Most people aspire to have bright, attractive teeth. Teeth whitening is one of the most in-demand cosmetic procedures done at a dentist’s office. Nowadays, there are more options for teeth whitening than it did decades ago. Advances in technology have made teeth whitening procedures even with a single session. Let’s explore the options available to have those pearly whites.
Teeth whitening in the dentist’s office
Teeth whitening is best done by a professional. The dentist is the right person to perform the procedure. Dental hygienists and dental therapists can also do the procedure with the dentist’s prescription.
Depending on the availability, the dentist may apply a gel or a solution –usually hydrogen peroxide– to the teeth. Then heat or light such as a laser is applied to activate the whitening solution.
Another option is that the dentist will fit you with a mouthguard, apply a bleaching agent and send you home after teaching you how to apply it yourself for a set number of sessions. You are then instructed to come back for a follow-up visit.
Some dental offices have equipment that can lighten your teeth in one visit in just a couple of hours.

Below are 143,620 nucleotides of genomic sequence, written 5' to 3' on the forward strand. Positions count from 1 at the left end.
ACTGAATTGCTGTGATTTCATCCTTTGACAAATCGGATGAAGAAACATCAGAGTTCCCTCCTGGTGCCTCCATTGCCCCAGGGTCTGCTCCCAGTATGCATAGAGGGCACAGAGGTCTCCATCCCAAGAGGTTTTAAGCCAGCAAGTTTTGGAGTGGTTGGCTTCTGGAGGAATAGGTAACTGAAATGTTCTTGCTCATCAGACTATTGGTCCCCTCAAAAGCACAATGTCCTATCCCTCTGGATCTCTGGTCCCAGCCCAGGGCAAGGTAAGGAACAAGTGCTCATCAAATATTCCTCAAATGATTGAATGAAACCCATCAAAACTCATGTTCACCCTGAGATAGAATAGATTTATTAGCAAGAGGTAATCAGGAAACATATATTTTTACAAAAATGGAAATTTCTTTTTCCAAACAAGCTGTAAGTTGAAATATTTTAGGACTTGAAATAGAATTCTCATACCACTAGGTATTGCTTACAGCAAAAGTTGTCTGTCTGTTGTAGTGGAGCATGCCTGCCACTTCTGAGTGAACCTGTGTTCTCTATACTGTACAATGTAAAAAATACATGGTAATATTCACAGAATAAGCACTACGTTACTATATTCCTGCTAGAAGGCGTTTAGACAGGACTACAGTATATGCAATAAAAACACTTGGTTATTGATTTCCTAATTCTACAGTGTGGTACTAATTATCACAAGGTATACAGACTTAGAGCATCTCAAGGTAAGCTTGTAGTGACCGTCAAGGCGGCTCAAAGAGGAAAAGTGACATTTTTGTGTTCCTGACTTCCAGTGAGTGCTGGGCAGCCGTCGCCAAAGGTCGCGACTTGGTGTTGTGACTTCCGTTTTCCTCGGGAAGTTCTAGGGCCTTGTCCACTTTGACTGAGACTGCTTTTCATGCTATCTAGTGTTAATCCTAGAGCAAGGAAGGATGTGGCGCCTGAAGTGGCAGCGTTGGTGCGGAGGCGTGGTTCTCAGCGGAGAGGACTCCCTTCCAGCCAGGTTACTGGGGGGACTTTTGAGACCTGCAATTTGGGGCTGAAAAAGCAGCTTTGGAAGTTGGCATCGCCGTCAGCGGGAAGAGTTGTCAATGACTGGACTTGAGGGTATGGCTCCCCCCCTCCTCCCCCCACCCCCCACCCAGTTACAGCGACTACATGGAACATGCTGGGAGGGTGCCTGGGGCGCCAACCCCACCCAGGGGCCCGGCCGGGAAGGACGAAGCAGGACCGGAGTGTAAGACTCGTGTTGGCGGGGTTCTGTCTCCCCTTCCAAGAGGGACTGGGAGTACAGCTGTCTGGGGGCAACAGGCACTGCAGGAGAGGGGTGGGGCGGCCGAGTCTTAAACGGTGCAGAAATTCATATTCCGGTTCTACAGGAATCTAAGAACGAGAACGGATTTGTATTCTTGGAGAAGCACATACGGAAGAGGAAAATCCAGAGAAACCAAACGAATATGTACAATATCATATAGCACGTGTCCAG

There are a lot of available over-the-counter preparations that can let you whiten your teeth by yourself at home. These kits may come in the form of gel, solutions, or strips. Most of them, like professional products, are also peroxide-based.
Before you attempt to DIY at home, you should seek your dentist’s advice first as teeth whitening is not a one-size-fits-all. Some people are not good candidates for teeth whitening due to tooth decay, unhealthy gums, or sensitive teeth.
Read the instructions and chemical components to see if you might be allergic to any of them.
Products infused with whitening agents
There are kinds of toothpaste available that have peroxide or baking soda. While the result is not as dramatic as professional whitening, they do have the ability to whiten the teeth one shade lighter.
Who can avail of teeth lightening procedures and products?
Whitening is most effective for people with yellow teeth. This indicates that there is staining in the enamel or outermost part of the teeth.
People with darkly stained teeth might have tooth discoloration due to causes other than staining. Teeth whitening agents and bleaches will not work for them. A damaged nerve root can cause a tooth to turn dark brown, purple, or black.
Teeth whitening should only be performed on healthy teeth and gums. People with tooth decay and gingivitis should first seek treatment for their condition before bleaching their teeth. The dentist will also advise you against it, thus reinforcing the importance of a dental evaluation.
What are the things to watch out for during teeth whitening procedures?
Aside from the already-mentioned allergic reactions, chemical burns on the gums are also possible. This usually happens when the solution is kept in the mouth longer than it should.
There might also be a worsening of sensitivity for people with sensitive teeth.